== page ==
All of these elements are manifestly present on the newly released #3 which turns out to be the most personal Illuminine album yet as Imbrechts reveals it concerns a very dark chapter in his life during he was struggling with anxiety and panic attacks as well as being diagnosed with Asperger’s Syndrome. Harrowing as that may sound, he says that writing the album was “the best therapy possible” and that it turned into a sort of “secret sound diary” which he molded to reflect the daily cycles from dawn to anxious, sleep-deprived nights and back to hopeful dawn again.

“It’s my own ‘channel’ to communicate with the world, to express feelings. Everyone can and should project their own ideas and feelings onto the music. Instrumental music is more powerful than vocal music with clear lyrics; it’s much more telling. I want to share this with the world, as I think people have to talk about these issues. It’s not easy to talk about it, but it helps.” – Kevin Imbrechts 

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Sound Impression: 88 by Cédric D. Lavoie [Preserved Sound]

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Based in the market town of Hebden Bridge in West Yorkshire, Preserved Sound has always been a friendly label to artists who create unique intersections of modern classical, jazz, and experimental ambient music, often featuring unconventional approaches to instrumentation.  Some of the more noteworthy recent examples include Tess Said So, Covarino/Incorvaia, Adrian Lane, and Trigg & Gusset. This month the label will add a new name to the catalog that fans of the aforementioned should very much appreciate – Canadian composer and founder of the Mismar ensemble Cédric Dind-Lavoie. His forthcoming solo album on entitled 88 originated on the piano and was then fleshed out with bowed & plucked upright bass as well as a keen focus on the use of discrete percussion and sound effects.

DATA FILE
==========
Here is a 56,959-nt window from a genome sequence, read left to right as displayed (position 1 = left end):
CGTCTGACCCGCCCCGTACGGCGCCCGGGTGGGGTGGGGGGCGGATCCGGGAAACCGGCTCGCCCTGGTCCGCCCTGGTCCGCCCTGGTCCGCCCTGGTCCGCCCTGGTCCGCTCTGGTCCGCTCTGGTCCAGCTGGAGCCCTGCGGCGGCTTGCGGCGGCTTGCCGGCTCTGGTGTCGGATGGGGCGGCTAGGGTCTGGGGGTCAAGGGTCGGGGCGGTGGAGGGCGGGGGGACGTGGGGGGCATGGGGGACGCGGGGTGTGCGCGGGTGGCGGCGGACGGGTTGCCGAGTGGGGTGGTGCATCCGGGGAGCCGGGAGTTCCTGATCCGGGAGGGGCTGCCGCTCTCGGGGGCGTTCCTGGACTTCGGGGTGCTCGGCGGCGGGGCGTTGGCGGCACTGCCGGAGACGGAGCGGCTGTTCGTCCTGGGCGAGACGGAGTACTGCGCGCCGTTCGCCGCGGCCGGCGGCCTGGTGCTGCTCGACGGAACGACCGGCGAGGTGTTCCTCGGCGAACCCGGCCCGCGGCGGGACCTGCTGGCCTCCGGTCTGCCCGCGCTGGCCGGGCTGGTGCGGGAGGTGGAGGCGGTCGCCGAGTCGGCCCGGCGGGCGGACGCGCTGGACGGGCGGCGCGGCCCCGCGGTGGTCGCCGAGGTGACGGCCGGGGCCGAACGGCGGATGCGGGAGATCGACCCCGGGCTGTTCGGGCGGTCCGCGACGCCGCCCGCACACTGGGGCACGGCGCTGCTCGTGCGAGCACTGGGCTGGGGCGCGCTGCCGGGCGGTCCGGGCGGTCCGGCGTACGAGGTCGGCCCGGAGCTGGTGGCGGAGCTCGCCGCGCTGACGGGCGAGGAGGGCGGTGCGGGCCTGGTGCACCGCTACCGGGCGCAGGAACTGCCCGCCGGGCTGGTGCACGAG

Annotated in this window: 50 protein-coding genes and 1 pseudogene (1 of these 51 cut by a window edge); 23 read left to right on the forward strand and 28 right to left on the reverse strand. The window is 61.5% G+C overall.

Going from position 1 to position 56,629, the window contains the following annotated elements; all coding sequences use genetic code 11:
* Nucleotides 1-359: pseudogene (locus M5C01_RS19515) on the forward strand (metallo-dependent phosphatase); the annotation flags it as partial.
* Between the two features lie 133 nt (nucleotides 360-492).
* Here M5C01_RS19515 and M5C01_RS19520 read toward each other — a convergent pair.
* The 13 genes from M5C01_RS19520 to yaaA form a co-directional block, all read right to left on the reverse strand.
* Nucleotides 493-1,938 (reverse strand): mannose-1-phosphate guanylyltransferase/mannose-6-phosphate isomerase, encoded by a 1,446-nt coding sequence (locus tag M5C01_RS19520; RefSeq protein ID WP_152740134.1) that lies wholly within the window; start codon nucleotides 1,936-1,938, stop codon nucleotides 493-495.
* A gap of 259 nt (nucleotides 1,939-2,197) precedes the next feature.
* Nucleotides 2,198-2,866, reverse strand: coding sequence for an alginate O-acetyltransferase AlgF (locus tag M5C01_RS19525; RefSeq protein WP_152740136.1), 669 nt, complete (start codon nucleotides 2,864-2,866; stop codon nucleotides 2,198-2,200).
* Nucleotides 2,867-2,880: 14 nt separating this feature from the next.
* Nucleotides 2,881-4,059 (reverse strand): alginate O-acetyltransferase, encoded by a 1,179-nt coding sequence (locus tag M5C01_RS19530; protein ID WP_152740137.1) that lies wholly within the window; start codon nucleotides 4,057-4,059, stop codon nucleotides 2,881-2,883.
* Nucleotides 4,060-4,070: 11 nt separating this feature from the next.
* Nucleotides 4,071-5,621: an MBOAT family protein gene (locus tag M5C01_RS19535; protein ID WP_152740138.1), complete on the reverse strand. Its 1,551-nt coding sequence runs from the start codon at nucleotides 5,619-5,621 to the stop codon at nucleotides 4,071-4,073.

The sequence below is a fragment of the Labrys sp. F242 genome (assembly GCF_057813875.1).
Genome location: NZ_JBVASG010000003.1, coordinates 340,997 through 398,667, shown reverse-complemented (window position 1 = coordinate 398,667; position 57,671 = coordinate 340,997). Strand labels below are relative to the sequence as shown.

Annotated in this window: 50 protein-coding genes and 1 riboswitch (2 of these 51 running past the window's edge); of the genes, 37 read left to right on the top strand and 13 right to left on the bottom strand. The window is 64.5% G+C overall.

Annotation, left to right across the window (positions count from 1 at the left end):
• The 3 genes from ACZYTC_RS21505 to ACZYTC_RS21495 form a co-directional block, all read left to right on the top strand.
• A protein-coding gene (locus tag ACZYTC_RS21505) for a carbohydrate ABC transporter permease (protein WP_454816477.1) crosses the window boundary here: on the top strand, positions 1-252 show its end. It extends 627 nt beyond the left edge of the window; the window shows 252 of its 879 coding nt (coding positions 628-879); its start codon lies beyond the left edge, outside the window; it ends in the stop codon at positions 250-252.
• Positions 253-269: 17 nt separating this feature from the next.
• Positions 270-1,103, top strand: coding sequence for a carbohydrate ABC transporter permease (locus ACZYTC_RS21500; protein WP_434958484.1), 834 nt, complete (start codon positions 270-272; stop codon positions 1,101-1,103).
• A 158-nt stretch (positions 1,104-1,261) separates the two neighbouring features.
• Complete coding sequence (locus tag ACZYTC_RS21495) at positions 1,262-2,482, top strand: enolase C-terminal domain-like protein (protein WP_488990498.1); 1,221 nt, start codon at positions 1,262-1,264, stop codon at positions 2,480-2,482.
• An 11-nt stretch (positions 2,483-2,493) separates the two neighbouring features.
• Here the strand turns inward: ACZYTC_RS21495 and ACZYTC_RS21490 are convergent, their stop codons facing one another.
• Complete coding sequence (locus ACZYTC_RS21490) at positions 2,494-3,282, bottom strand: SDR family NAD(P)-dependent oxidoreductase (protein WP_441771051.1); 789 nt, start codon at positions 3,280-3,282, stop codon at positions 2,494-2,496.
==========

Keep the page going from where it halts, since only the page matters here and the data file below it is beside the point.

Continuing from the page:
“Everything started on the piano. I also explored recording techniques emphasizing the sound resulting from the mechanics of the piano and my fingers on the keyboard. These sounds are rarely acoustically audible, but add an intimate and intriguing aspect to the recording… ​I also thought about hiring string players to play on some of the tracks but eventually decided to take on the challenge of playing everything on the upright bass, to achieve a darker and perhaps more unusual string section.” – Cédric D. Lavoie 

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PREMIERE “Eliza (Variation 5)” from A Shade Under Thirty by Stray Ghost [Phases Records]